The practice of Pediatric Emergency Medicine requires us to stay up to date with a immense amount of information. This column can help us relearn many of those items that seemed to slip out of our brains.
In a partnership with Academic Life in Emergency Medicine, a group of ACEP Peds Section members have written the case for Emergency Medicine residents doing Pediatric Emergency Medicine fellowships. The pros and cons of the PEM fellowship are discussed.
3 year old Jimmy was excited when he saw his Daddy’s truck coming up the driveway. The subtle bump as the giant 4×4 ran over Jimmy’s abdomen was almost missed, but Jimmy’s cry was heard by dad in the cab and mom in the house. He was awake and alert, boarded and collared as our trauma team descended. The large tire tread mark over his abdomen was the only obvious injury as we pounced upon him masked and gloved, with hands palpating, scissors tearing and IVs plunging. As I peered down all forehead and nose to his view he looked back with terror. Calmly, quietly I did my best to explain in terms a 3 year old would understand the action unfolding. He was being incredibly brave as I assessed him. As I tried to illicit any other injuries I asked, “Jimmy what hurts?” He looked straight up into my eyes and responded, “Being run over by daddy’s truck.”read more
When we consider education, in the medical arena, we often neglect to consider one of the most vital and important beneficiaries of the teaching endeavor: patients and their families. We have previously discussed this in past a Newsletter (We All Teach – February 2013).
Each patient encounter is filled with a multitude of “teachable moments.” Most of us are eager to take the opportunity to advocate of the use of helmets when we are evaluating the patient who fell while skateboarding and only suffered a forearm fracture. We are quick to express the importance of ensuring dangerous substances are adequately locked away from children while we consol the family who found their infant sitting in spilled bleach. Injury prevention comes naturally to many of us who see the consequences of those injuries, but let us not forget one area that we should all consider a teachable moment: medication administration. Medication Errors are a significant problem that a little preemptive education can help avoid.read more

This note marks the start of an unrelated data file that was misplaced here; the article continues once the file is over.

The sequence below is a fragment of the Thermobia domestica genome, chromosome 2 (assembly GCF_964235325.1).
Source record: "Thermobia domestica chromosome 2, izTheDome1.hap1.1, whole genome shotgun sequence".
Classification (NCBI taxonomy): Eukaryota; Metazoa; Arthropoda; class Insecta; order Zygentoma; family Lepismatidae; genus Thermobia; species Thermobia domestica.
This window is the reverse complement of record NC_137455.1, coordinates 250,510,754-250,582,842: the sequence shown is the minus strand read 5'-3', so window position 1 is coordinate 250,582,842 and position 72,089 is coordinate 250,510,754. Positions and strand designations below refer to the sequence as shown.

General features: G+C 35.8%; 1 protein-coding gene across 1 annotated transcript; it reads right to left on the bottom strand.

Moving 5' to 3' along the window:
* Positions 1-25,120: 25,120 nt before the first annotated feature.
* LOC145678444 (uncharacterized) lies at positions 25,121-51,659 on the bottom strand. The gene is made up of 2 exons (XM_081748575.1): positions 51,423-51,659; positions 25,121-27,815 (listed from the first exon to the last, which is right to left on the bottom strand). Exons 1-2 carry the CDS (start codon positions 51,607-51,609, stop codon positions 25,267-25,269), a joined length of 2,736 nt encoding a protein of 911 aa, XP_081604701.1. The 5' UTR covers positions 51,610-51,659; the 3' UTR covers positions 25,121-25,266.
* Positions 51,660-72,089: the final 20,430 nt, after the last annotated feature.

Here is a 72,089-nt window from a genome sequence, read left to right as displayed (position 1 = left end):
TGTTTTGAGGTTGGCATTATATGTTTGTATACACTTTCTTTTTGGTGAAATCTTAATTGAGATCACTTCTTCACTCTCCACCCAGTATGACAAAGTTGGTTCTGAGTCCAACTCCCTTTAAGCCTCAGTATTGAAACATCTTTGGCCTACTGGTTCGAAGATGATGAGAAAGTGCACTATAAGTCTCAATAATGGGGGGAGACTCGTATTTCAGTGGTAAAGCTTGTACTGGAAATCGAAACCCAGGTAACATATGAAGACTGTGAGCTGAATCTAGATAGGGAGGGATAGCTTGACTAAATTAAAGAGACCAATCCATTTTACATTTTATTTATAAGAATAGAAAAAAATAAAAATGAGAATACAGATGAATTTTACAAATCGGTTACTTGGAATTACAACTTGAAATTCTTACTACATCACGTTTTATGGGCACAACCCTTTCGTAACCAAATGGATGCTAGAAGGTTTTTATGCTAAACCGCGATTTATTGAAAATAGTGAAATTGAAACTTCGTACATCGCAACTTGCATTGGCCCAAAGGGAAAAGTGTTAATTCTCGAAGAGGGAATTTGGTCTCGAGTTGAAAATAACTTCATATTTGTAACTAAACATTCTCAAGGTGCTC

Like many of us, I had a shift the other day that I was just happy to survive without causing any harm to anyone, including myself. At the end of the shift, I looked to my resident, who was able to weather the storm admirably, and I said, “Good job today!” I certainly meant what I said, but, upon second thought, was what I said useful? Was that “feedback” going to help reinforce the positive aspects of what my resident had done that shift? Was my resident able to pick up on the nuance in how I said “good job” to glean from it that the medical decision making was superior and that the patients all had been kept updated regularly? Was my resident able to extract from the “good job” phrase that, while the care of patients was fantastic, the flow could have been improved if the expected course of several patients had been anticipated earlier and more timely admissions made? I would like to think that all of that was conveyed and understood in my efficient and intuitive announcement of “good job.” Unfortunately, I know that it was not. I would also like to say that this is an aberration, and that I normally give well formatted feedback, but it is not.read more
Department of Emergency Medicine
Carolinas Medical Center
Reproduced from Pedemmorsels.com, with permission
Working in the Emergency Department places us in a unique position of allowing our words to have a significant impact with our patients and their families. While this time of year brings submersion injuries to the front of our minds, let us make sure we bring it to the conscious level of our patients as well. A few minutes spent on injury prevention in your ED will hopefully help avoid a preventable tragedy this summer!read more